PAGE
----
Looking for a Keyword Tool, or considering whether or not you need one? Read on.
Now that you’ve started on creating your website (after picking your niche), you’re likely at the point where you’re adding or preparing to add posts to your blog (or videos to your channel). At this point, the most important thing for you to take into consideration is Keywords.
The use of Keywords and Keyword Tools
Keywords are what people are searching to find blogs, forums, and videos on certain topics. For example “keyword” itself is a keyword, while longer keywords strung together, such as “how can a beginner find keywords” are referred to as long tail keywords. Keyword are typically consider 1-3 words long, while 4 to 7 and beyond gets into the long tail category.
The Power of Long Tail Keywords
If you’re going to go after a general keyword, such as “diet”, you’re going to have massive competition because you’ll be competing against all sorts of diets, such as “paleo diet” or “atkins diet” and so on. When you decide to narrow it down, to maybe just “atkins diet”, you cut that competition down a significant amount but still have to deal with a lot of sites that have authority (because of the popularity of the atkins diet). But if you were to narrow it down even more, by expanding the keywords into perhaps “atkins diet for children”, you’d have much less competition while still being able to create content that you appear to be familiar with, no keyword tool necessary.
As that example shows, for beginners and even for advanced people in SEO, going after long tails is a legitimate strategy that cuts down the work you need to do, as long as you provide the quantity to make up for the quality. Let’s say you use a keyword tool to find out that “diet” has 10000 monthly searches, but specifying “atkins diet” has 1000. You can go after the niche “atkins diet” and see great success, but an even better strategy is to further diversify into “paleo diet” low carb diet” etc until your targeted keywords equal the 10000 keywords. Then, you’ll get about as much traffic as if you were dominating in just the “diet” niche, but all of your blog’s visitors will be highly targeted for specific niches, making them even more open to listening to your advice.
Use a Keyword Tool to Find Long Tails
Sometimes if you know a niche well enough, it can be easy to think of long tail keywords off the bat. If you have trouble, there are couple of options you can use to generate keywords:
This is a pretty good tool if you’re starting off. Its not exactly what I would call a free keyword tool though – you can search and get all the benefits (shows related terms and long tails) but you’re limited to three searches a day. You can get past this limitation by creating a multiple accounts, although each require email verification. I understand this might seem tedious, but if it’s in the name of saving money you’ll make it work.
Google’s own solution to the question of “how do I find keywords?”. Google AdWords allows you to find keywords related to your niche, and then create campaigns targeting your niche. Using this service will likely be your first introduction into “average cost” value that keywords are given. This is the average price you can expect to pay, if you’re buying ads, to get someone to click on your ad relating to that keyword to be taken the site you’ve made. More on ads and how to use them coming later. This is a good keyword tool to use, but take note it does ask for verifying payment information before you can access it. This is because it’s linked with the google AdWords campaign tool, where after you find keywords you would expect to begin an ad campaign targeting those keywords.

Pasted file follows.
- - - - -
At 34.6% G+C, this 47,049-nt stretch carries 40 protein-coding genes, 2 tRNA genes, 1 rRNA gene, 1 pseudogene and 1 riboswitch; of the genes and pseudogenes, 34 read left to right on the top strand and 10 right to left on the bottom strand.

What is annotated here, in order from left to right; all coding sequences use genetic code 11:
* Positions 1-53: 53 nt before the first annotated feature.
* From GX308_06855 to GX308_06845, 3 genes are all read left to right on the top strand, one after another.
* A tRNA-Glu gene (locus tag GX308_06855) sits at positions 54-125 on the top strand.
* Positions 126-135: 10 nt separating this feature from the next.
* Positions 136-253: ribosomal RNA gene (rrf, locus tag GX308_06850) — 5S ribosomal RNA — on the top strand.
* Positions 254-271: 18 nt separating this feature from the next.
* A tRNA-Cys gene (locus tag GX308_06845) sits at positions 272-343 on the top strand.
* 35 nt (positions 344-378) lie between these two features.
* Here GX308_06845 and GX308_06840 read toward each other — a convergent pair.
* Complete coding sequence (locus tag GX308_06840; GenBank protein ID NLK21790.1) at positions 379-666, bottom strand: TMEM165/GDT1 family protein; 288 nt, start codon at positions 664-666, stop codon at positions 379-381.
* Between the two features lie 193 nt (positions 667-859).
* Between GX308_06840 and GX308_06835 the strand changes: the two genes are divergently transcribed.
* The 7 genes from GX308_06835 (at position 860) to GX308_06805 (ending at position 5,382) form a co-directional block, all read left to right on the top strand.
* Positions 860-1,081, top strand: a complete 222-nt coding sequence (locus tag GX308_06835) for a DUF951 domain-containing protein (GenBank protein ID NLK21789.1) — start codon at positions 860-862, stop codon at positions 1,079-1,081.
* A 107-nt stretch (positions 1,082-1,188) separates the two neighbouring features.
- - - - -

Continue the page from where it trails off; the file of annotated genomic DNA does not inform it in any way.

Long Tail Pro
I use this tool now, and it’s VERY effective, but it isn’t free. It does however, have a ten day free trial available. If you’re going to try this program, you’ll likely find it to be an incredibly useful solution to your search for a good, maybe actually the best, program to find keywords with. With its free functions, you have access to a system that allows you to input various keywords “diet” “weight” “atkins” and it will combine them together to find target able long tail keywords, as well as give you the estimated CPC (cost per action) to get someone to click on your ads for them. This is the big mama of keyword tools.
Once you’ve located the keywords you want to target, it’s going to be time for you to make sure you write content that features them. This means you’ll want to put your target keyword in your title, and in your content, but not too often in either. In your content, you want to have a keyword density of around 1%. This means that for every 100 words (on average a paragraph or 6 sentences) you will mention that keyword once. At the absolute most you want to hit a keyword density of 3%. To test your keyword density, use one of these two free programs:
-An Online Keyword Density analyzer that will scan your page for its density
-A keyword density scanner plugin that scans for density, much more accurate in my opinion. Only look at the body section for this one.
If you have a keyword density of above 3%, Google is going to penalize your site and prevent it from showing up well in the search rankings. If you’re OK with this, because you’re targeting direct traffic, then you can ignore density but I wouldn’t recommend it.
Now you know how to build a site, and how to figure out what to write, so next step is generating traffic. Expect that guide up soon!